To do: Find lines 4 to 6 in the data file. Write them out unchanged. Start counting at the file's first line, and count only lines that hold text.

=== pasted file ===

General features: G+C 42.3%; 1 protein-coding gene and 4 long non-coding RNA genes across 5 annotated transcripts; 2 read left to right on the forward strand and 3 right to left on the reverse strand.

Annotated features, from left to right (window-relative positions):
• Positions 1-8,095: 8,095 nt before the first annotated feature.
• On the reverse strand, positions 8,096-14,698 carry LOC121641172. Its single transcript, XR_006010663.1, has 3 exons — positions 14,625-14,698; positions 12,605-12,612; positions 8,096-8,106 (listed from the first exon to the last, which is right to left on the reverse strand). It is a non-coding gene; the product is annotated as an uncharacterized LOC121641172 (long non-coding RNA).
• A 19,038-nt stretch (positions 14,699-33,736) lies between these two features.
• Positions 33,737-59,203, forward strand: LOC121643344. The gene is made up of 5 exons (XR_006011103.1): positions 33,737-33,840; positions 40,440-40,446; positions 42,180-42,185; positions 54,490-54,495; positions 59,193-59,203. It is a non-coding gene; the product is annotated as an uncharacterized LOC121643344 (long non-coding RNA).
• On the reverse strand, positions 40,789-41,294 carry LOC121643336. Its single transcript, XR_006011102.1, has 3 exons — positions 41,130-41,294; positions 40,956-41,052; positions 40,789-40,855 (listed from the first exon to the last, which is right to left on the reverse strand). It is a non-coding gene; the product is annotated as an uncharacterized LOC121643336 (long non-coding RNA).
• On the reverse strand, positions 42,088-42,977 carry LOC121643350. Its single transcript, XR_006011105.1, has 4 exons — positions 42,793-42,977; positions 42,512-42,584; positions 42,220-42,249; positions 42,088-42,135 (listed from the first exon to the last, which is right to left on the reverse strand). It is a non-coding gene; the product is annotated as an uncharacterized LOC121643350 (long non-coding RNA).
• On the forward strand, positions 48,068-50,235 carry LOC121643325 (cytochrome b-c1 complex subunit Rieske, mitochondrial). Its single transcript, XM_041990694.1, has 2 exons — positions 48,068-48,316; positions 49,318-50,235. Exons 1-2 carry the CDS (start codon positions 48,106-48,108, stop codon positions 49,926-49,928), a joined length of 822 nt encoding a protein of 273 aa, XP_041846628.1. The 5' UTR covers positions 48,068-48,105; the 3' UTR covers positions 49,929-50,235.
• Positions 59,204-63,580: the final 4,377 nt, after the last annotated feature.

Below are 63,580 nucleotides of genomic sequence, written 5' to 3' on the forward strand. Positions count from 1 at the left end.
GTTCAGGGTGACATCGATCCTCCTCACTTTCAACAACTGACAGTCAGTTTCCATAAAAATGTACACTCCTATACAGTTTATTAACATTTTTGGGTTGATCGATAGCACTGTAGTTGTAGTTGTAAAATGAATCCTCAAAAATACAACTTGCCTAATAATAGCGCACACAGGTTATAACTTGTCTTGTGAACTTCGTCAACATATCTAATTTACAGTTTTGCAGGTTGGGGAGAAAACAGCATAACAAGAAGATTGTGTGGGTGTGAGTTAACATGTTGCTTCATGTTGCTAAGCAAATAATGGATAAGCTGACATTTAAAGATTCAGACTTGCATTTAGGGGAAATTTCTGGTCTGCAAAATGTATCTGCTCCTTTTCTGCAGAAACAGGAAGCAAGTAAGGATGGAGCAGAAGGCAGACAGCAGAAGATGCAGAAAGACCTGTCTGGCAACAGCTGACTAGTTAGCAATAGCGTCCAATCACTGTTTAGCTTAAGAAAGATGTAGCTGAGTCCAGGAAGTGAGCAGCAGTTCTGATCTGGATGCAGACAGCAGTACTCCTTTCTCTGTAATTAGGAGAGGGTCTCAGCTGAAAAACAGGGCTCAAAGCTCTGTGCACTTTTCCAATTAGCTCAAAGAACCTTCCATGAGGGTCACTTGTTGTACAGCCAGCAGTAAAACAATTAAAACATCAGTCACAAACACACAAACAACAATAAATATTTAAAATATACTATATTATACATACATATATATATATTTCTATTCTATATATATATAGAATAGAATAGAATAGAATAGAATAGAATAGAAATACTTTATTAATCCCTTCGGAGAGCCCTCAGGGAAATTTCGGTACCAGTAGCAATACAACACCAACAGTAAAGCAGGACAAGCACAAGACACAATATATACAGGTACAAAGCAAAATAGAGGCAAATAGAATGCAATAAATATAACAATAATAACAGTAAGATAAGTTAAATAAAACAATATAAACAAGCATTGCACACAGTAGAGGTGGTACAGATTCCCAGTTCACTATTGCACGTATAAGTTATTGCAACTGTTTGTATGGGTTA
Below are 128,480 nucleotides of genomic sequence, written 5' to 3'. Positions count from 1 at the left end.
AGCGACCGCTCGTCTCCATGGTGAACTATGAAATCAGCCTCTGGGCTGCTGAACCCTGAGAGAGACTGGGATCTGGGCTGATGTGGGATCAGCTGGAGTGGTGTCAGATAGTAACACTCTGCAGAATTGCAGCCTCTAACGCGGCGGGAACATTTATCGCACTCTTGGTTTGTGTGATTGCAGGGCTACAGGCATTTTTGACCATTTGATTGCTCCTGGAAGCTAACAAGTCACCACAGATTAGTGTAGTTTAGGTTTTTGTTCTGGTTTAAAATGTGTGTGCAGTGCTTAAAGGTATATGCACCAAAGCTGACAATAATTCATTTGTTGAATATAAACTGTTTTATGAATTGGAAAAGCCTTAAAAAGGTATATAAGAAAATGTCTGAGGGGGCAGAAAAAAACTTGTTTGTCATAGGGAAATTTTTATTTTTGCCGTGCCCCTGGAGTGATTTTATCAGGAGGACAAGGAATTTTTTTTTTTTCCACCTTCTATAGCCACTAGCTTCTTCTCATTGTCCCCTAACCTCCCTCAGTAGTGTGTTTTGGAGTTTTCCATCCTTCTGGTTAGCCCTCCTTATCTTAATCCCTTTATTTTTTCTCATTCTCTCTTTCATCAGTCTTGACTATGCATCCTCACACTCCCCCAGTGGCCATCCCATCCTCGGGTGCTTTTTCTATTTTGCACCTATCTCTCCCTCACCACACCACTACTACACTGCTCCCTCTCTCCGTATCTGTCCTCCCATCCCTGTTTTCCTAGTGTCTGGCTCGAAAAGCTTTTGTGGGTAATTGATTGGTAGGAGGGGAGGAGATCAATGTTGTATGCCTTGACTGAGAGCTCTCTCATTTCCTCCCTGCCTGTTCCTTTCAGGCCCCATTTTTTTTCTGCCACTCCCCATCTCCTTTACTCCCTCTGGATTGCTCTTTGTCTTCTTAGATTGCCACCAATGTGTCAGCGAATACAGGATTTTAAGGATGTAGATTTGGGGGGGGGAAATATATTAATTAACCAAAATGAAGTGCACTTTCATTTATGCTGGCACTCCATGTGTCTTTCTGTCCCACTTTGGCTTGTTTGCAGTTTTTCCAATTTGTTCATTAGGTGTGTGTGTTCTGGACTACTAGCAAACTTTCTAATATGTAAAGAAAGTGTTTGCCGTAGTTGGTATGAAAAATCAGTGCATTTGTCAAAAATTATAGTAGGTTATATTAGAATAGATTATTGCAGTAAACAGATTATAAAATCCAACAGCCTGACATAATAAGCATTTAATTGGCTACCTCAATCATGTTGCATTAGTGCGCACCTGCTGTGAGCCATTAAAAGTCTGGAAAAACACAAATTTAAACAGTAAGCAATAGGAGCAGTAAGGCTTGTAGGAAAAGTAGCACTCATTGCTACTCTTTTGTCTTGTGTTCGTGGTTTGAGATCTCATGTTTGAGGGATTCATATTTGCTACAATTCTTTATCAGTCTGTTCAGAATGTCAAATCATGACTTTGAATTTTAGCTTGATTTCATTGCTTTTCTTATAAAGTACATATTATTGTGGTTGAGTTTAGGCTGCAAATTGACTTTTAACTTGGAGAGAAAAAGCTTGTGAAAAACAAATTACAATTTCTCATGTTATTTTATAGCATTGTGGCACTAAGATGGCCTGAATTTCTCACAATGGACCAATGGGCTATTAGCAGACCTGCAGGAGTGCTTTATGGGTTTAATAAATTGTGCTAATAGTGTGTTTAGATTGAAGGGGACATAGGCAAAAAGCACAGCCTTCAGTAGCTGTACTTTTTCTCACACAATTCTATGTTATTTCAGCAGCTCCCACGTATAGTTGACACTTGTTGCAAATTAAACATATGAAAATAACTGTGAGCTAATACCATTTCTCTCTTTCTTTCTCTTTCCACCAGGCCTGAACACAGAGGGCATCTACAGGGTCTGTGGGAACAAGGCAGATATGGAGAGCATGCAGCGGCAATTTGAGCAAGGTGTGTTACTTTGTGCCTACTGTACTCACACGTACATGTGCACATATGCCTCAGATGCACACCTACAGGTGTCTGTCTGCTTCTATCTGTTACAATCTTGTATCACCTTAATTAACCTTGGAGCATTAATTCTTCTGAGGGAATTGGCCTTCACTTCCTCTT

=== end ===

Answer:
• On the reverse strand, positions 8,096-14,698 carry LOC121641172. Its single transcript, XR_006010663.1, has 3 exons — positions 14,625-14,698; positions 12,605-12,612; positions 8,096-8,106 (listed from the first exon to the last, which is right to left on the reverse strand). It is a non-coding gene; the product is annotated as an uncharacterized LOC121641172 (long non-coding RNA).
• A 19,038-nt stretch (positions 14,699-33,736) lies between these two features.
• Positions 33,737-59,203, forward strand: LOC121643344. The gene is made up of 5 exons (XR_006011103.1): positions 33,737-33,840; positions 40,440-40,446; positions 42,180-42,185; positions 54,490-54,495; positions 59,193-59,203. It is a non-coding gene; the product is annotated as an uncharacterized LOC121643344 (long non-coding RNA).